Relevant research with tangible results for better waterways
Our research focuses on a source-to-sea philosophy, providing the knowledge to underpin the sustainable management of aquatic ecosystems. Our researchers have initiated a series of interdisciplinary research projects, creative collaborations that have been recognised internationally. We aim to support governments, resource managers, the water industry and the community with informed research relating to the preservation and management of catchment, river, estuarine and coastal ecosystems.
Areas of expertise
Balancing water needs for humans and nature
The pattern of river flows and wetland inundation is a primary driver of the structure and function of aquatic and riparian ecosystems. Alteration of river flow regimes by dams and water extraction has impacted freshwater and coastal ecosystems on a global scale. Our research seeks to understand important biogeochemistry-ecology relationships, identify the environmental flow needs to protect aquatic biodiversity and ecosystem processes, and guide the development of sustainable water management plans.
Arresting aquatic biodiversity decline
Declining water quality and quantity, habitat modification, overfishing, and biological invasions pose major threats to freshwater and coastal marine biodiversity across the globe. Freshwater biodiversity is particularly threatened, declining far more rapidly than that observed in terrestrial and marine ecosystems. Our research aims to develop tools to support aquatic biodiversity conservation planning and management, improve the sustainability of coastal fisheries, and increase the success and sustainability of restoration and rehabilitation efforts for land and water systems.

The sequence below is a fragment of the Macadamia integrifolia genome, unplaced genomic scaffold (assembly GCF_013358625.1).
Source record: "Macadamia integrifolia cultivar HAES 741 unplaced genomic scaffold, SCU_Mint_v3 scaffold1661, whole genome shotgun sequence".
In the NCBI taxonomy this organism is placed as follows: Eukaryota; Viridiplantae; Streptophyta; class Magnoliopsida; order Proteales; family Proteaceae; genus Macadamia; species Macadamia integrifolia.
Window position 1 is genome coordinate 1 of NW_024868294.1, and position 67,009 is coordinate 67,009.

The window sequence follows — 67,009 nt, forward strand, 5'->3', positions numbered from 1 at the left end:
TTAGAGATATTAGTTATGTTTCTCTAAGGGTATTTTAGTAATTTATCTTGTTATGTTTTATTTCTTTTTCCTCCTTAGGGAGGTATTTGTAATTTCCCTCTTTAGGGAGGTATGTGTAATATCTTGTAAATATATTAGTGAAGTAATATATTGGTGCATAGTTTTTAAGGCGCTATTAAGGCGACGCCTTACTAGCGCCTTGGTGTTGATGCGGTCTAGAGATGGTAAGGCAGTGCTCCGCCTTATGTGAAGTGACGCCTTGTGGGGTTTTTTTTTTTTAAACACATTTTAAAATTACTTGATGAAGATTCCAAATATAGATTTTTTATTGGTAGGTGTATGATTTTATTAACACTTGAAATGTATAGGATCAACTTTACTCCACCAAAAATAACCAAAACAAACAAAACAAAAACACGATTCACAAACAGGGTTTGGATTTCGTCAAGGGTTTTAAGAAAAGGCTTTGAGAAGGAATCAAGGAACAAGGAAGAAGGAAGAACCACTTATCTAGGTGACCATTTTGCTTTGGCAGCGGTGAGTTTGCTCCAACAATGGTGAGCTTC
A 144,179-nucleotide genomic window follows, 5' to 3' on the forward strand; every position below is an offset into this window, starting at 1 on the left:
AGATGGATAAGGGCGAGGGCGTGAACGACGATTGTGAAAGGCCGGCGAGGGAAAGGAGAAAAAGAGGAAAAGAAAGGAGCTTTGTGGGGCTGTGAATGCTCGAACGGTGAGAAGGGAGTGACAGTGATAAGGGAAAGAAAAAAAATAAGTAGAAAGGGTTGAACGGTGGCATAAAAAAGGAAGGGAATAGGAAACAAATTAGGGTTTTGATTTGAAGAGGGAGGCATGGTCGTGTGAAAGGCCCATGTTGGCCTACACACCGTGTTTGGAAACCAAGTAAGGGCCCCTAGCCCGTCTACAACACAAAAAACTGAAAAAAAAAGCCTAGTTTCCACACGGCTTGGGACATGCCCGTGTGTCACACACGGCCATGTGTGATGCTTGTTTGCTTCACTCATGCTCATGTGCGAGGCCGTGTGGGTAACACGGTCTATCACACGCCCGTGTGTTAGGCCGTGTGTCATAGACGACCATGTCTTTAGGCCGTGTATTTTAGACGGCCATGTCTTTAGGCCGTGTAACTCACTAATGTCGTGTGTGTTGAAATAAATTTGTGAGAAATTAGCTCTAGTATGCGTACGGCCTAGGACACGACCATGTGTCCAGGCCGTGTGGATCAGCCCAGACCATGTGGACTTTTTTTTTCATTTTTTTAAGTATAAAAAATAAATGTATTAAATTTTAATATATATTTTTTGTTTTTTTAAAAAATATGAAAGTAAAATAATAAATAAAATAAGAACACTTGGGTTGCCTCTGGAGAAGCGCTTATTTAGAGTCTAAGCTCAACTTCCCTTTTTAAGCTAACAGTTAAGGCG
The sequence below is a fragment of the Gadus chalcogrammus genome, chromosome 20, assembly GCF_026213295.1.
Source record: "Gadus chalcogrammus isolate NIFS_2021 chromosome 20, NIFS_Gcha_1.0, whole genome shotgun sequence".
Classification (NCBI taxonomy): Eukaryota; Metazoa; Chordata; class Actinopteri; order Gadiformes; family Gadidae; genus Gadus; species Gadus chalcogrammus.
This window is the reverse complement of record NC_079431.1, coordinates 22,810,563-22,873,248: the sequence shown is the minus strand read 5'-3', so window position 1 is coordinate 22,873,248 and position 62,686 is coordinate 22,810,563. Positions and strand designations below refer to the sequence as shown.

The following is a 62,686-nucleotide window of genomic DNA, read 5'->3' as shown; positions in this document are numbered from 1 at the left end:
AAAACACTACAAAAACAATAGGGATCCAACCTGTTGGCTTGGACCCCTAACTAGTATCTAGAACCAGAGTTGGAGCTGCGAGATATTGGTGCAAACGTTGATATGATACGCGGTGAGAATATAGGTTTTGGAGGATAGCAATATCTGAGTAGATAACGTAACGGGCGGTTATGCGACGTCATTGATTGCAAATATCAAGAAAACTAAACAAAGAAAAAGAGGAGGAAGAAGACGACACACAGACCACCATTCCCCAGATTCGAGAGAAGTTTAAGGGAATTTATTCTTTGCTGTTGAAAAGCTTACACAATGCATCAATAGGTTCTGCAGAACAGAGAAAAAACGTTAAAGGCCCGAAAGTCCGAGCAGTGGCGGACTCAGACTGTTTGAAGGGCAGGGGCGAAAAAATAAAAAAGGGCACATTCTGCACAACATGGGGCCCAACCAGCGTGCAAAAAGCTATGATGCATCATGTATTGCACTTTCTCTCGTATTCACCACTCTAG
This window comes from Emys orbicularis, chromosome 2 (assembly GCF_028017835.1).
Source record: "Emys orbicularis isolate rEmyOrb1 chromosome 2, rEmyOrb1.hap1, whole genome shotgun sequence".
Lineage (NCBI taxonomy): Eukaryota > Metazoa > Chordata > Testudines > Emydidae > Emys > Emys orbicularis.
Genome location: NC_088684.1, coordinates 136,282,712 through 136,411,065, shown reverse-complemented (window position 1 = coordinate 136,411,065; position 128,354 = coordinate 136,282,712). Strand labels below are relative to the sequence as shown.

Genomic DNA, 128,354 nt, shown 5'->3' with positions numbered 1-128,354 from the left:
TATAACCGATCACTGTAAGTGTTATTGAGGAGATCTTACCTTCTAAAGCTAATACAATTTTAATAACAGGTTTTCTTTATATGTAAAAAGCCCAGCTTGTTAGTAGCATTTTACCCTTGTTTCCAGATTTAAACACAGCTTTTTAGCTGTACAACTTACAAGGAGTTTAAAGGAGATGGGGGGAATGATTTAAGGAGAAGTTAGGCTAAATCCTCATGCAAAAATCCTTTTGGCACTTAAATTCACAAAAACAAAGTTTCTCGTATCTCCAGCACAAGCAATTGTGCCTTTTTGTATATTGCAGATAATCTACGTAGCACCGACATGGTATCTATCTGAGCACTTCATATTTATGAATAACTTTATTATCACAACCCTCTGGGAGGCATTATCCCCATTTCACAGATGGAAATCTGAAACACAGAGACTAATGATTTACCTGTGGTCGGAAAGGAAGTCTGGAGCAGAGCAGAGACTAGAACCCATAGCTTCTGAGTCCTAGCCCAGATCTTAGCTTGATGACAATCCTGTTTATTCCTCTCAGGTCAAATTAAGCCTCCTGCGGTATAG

Tackling land-based waterways pollution
Diffuse source pollution from agricultural land and pollution from urban and industrial sources pose a significant threat to aquatic biodiversity and human water security. Our research aims to provide solutions, including market based approaches, for land managers to help reduce the carbon, nutrient and sediment footprint from human activities. We seek to understand and minimize the biogeochemical and ecological impact of urban wastewater and stormwater discharges on aquatic systems. We also aim to produce cost-effective and robust tools for monitoring and reporting on aquatic ecosystem health and its impacts on human health.
Making catchments more resilient to climate change
Many catchments and their river channels are in poor condition and are no longer resilient to extreme weather events. During intense rain, streams and rivers break their banks, damage homes and public infrastructure, and carry away thousands of tonnes of productive agricultural soils. The eroded sediment and other pollutants settle in reservoirs, and in downstream harbours and bays, smothering marine habitat. In our changing climate, weather impacts are likely to happen more frequently than before. Our research aims to develop practical and cost-effective methods to repair degraded river channels, gullies and riparian zones. Aligned to this, we apply and develop modelling tools to optimize investment of on-ground actions to achieve multiple benefits. This research underpins efforts to increase resilience of our ecosystems and human populations to meet the challenges of a changing climate.